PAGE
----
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Workplace health and safety

“Safe jobs are no accident,” according to the U.S. Occupational Safety and Health Administration (OSHA). This catchy mantra is a helpful way of remembering that workplace safety requires a good deal of time, effort, and careful planning.

OSHA’s safety standards are a great place to start when creating a safe workplace. In fact, most businesses must comply with OSHA safety standards or the safety standards put in place by their OSHA-approved safety plan or state plan. But how should companies approach implementation? Sometimes putting a safety standard into action isn’t as easy as it seems. Some good ways of ensuring workplace safety and safety compliance are education, outreach, and training.

Safety education

When accidents occur, employees should report them right away to their employers. Likewise, employers have various requirements for reporting to OSHA. OHSA uses this data to analyze current industry conditions and inform future guidelines and standards. This, in turn, helps inform the educational materials published every year by OSHA.

Some of the educational materials published by OSHA include:

  • Brochures
  • Fact sheets
  • Posters
  • Newsletters

These educational materials can be useful to both employees and employers. For example, OSHA’s bimonthly newsletter, QuickTakes, provides relevant safety tips and information. During warmer months, QuickTakes includes tips about heat-related hazards. These timely tips can help prevent accidents and illnesses on the job. OSHA’s educational materials are available in different languages, ensuring a wider audience.

Employers have a vested interest in educating their employees on employee safety and workplace health and safety. In fact, employers are mandated by OSHA to provide adequate safety training for employees, so that employees can do their jobs properly and safely.

Insurance companies may also provide educational safety materials, particularly if they provide workers’ compensation coverage or work-injury compensation for businesses. CompSource Mutual has a wide variety of educational safety materials on its website, including industry-specific safety checklists and manuals; video walkthroughs on proper recordkeeping; OSHA-specific compliance documents; and many others.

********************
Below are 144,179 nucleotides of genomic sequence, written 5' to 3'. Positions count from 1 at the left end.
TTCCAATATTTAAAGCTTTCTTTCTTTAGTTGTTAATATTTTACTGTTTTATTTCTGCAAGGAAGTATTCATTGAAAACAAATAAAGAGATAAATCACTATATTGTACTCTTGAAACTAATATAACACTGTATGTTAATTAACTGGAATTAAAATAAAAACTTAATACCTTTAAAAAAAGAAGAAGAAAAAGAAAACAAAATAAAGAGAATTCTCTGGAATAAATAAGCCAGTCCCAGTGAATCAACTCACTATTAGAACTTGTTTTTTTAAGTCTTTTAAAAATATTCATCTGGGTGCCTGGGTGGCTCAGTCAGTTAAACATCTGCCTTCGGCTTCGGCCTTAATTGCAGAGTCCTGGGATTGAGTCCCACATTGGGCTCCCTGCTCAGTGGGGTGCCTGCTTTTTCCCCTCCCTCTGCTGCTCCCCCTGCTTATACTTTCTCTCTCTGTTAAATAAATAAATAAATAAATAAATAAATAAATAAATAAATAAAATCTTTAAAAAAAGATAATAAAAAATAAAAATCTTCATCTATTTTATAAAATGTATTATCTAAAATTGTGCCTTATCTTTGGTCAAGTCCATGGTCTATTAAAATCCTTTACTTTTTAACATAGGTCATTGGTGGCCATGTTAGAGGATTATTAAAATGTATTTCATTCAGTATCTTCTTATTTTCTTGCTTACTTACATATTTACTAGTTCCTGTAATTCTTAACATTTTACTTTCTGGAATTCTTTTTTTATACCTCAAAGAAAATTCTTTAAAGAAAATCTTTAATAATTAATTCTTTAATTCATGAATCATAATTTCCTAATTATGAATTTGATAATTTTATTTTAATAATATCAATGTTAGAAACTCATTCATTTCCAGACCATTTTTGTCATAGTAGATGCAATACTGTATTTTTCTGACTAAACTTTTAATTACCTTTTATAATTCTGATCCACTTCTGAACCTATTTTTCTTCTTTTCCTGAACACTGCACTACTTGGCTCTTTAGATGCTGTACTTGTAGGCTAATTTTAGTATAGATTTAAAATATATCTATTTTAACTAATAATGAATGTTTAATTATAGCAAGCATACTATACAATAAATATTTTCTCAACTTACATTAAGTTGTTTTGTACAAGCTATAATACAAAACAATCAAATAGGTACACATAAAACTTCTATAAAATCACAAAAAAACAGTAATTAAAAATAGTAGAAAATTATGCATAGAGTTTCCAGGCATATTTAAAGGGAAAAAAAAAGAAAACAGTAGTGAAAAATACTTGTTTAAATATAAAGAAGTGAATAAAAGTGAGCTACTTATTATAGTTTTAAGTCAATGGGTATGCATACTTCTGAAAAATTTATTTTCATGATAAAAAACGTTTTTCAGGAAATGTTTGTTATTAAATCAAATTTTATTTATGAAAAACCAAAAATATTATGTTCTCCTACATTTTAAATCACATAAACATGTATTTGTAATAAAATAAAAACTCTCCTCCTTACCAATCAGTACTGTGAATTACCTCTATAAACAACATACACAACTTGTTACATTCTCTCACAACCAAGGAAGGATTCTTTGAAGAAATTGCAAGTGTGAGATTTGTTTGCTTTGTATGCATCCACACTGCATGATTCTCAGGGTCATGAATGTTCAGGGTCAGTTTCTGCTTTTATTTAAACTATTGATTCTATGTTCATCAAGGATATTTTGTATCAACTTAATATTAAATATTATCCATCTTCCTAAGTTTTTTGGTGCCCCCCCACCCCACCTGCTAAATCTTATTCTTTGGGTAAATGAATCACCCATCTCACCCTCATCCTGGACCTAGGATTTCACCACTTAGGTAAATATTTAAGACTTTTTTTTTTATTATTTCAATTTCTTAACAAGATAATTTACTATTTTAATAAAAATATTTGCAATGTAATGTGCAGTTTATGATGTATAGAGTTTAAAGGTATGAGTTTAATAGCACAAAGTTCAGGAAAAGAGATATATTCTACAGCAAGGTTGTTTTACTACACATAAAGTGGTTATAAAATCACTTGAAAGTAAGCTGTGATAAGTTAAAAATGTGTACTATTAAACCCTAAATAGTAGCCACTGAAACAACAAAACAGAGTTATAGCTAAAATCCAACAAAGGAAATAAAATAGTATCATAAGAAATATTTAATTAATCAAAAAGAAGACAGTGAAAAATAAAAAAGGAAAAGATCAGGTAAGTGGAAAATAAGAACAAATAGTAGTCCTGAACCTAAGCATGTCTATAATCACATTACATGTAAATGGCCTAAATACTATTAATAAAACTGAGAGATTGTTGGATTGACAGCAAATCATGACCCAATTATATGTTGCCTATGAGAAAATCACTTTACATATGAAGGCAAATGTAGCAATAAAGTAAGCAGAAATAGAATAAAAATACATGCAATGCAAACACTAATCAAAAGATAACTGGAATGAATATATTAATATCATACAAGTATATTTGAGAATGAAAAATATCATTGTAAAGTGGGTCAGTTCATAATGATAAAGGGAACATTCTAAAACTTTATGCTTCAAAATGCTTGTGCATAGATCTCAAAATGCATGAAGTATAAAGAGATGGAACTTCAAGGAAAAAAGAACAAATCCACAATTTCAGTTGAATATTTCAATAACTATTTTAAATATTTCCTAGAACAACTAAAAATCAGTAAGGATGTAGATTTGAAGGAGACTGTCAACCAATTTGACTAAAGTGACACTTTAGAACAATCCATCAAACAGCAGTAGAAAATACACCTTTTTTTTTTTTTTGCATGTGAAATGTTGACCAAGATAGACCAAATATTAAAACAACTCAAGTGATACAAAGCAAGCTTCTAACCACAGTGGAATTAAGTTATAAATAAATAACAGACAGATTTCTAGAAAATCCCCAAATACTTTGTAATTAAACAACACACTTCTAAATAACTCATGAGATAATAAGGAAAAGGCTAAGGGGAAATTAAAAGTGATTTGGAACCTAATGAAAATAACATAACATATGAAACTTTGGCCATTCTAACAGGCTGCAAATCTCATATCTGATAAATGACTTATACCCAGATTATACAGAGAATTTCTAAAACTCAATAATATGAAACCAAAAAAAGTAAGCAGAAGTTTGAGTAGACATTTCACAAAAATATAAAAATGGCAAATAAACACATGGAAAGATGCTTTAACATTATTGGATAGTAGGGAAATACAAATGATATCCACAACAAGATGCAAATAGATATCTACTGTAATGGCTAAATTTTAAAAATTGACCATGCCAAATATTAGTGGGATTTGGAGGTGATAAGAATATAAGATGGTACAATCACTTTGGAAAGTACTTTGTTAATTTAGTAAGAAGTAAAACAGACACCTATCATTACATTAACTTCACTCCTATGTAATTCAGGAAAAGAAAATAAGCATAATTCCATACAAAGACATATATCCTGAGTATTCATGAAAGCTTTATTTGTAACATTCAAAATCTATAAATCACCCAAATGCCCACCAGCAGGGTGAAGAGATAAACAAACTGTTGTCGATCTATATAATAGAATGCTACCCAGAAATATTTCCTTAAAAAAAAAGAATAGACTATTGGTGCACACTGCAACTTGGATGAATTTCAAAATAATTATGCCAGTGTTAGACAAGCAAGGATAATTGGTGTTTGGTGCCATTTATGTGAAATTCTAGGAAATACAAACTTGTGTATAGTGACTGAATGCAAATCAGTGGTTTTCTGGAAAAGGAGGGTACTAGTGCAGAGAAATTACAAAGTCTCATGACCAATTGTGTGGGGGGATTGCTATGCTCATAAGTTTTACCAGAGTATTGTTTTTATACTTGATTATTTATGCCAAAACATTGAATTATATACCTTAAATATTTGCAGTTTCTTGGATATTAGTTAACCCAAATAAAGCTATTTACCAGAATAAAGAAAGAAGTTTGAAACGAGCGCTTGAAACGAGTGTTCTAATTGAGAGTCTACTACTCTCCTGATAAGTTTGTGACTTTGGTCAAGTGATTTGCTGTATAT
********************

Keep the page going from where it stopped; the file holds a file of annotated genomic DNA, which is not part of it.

Educating employers and employees about proper safety procedures is the first step toward accident and injury prevention at the workplace.

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Safety outreach and training

Sometimes, additional support is necessary to create a safe workplace. OSHA authorizes specific nonprofit institutions, called OTI (OSHA Training Institute) Education Centers, to provide local occupational safety and health training. The Education Centers are a hub for various kinds of safety support, including in-person and virtual safety courses, safety training, and community outreach programs. The Education Centers are also designed with everyone in mind, from supervisors to warehouse workers. It is important that all employees take ownership in maintaining a safe workplace.

Employers can also promote safety programs and initiatives within the workplace, effectively conducting outreach to their employees. It may not be enough to hang a safety poster in the breakroom; employers may need to take an extra step and play an active role in educating their employees about safety. Workplace safety training programs can be particularly effective because they are tailored to a specific company and delivered to employees by someone they already know. Employers may also find that combining mental health awareness, stress management, and physical safety guidelines into their company-specific trainings can help make for a safer, healthier workforce.